I give her blankets, but she always throws them on the floor. She throws the pillow too, but I replaced it for this picture. The books were Abigail's doing. But if they were in her crib when I put her down, she'd definitely toss them out.

Other things we're changing include trying to get Abigail to dress herself. She can take her shirt off and sort of put one on, but that's about it. No pants, no dress, no shoes. I expect to have to help her at this age, but right now I'm doing the same amount of work with Eleanor as I am with Abigail. I'd love to have her independent enough that I can sit on the floor and dress Eleanor and help Abigail in between. Abigail is also practicing getting into the car and into her carseat by herself (obviously I still buckle her).


Home Routines
I have found that giving Abigail a little responsibility and one-on-one mommy time does wonders for her ability to take on more independence with our regular routines. For example, when we run to the store for an awesome yogurt sale (yay two cars!) I hand her the cups and let her put them in the cart, I let her hold her sister's hand when we take walks, and I ask her to grab Eleanor's favorite horse stuffed animal before naptime. When Eleanor naps, we usually do some crafts together (which is great for her fine motor skills), and I make a point to read some books to each of the girls independently during the day.


Abigail is visibly proud of herself when she successfully accomplishes the tasks I give her, and she is much more likely to follow through on directions when she gets special attention throughout the day. All this translates into more independence. Without my asking, she'll generally take her shoes over to the shoe rack when we get home, pick up the food she dropped during mealtime, and pick up her toys when she's done with them. It's wonderful to see her maturing in these little ways - developing and acting as her peers would.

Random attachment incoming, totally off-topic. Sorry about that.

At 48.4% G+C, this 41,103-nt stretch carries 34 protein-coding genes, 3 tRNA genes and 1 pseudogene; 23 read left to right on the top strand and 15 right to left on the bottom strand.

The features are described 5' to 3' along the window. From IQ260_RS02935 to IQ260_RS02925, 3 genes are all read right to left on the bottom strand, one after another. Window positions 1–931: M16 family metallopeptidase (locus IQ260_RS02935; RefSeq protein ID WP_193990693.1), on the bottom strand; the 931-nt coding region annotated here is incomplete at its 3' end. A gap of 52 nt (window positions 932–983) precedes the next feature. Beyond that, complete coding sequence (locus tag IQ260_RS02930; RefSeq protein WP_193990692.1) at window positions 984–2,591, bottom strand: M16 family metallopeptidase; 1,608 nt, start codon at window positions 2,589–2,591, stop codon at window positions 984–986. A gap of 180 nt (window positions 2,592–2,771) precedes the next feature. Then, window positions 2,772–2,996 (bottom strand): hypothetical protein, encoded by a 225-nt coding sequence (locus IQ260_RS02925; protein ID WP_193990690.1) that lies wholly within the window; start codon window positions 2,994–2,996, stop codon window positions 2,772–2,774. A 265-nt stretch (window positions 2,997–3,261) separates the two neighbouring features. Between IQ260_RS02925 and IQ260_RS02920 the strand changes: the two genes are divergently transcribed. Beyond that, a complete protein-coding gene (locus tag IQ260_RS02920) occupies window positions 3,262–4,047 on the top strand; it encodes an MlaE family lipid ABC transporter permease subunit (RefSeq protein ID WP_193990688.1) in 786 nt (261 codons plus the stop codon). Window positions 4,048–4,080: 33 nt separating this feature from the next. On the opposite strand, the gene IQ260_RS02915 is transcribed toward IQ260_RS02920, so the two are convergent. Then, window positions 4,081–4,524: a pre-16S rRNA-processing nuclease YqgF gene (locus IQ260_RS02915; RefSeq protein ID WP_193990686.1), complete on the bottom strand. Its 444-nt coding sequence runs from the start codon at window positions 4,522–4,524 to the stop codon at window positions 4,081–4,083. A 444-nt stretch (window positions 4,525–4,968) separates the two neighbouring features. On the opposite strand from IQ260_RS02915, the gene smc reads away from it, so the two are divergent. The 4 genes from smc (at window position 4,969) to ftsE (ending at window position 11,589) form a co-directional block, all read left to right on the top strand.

That last paragraph makes it sound like I have the secret to perfect child-rearing or that Abigail is a flawless little angel, but I certainly don't mean it to sound like putting bananas in the grocery cart is the answer to all your problems. If Abigail generally does something when I ask, I would say that means at least 75% of the time. So if she throws a toy 20 times a day (probably not an exaggeration) and she generally goes and picks it up when I ask, that's still 5 times a day that I have to get off my pregnant behind and make her do it. And then there are days when she's tired or sick or just plain having a bad day. The girls long ago beat into me that I better mean what I say - if Abigail is standing on the couch and I tell her to sit down and she doesn't, I had better get up and enforce the sitting command. If I don't, she is not going to do what I say for pretty much the next two weeks and I'm going to have to be uber diligent to ever make her listen to me again. Okay, that's a slight exaggeration, but it's significantly easier to only say it if I plan to back it up. It's better for me to let her stand on the couch without saying a word than it is to tell her to sit down, but then not make her if she refuses. So on days when she's just not having it, I don't even bother. I hold her hand when we walk to the car, I load her in her carseat myself, I don't give her the chance to throw her cup on the floor instead of setting it on the table. When either kid is having a crappy day, it means mommy is having an "extra work" day.

Longer Term Goals
One behavioral issue I'd love to change is Abigail's difficulty with transitions. It could be a major transition - like going from therapy to the car - or something super minor - like going from reading a book to listening to music - but sometimes (lots of times), transitions trigger meltdowns. There is lots of shouting "no!" lots of hitting whatever is closest, and lots of trying to sabotage the new activity. On days when I'm having a rough go, the meltdowns really drain me. I'm trying to lug my pregnant belly, the diaper bag, a 14-month-old, and a 4-year-old to the car when the 4-year-old is hitting her sister, throwing herself on the ground, and clutching the door to avoid getting in her carseat. I have no idea how to help her. I've done all the online tips: give a five-minute heads up, say "bye-bye!" to the old activity, give them a job to do in the new activity, but they rarely work. It's something I'm trying to just put on the backburner until we get another month of these specialized therapies under our belts. Maybe something in therapy will help her learn to transition.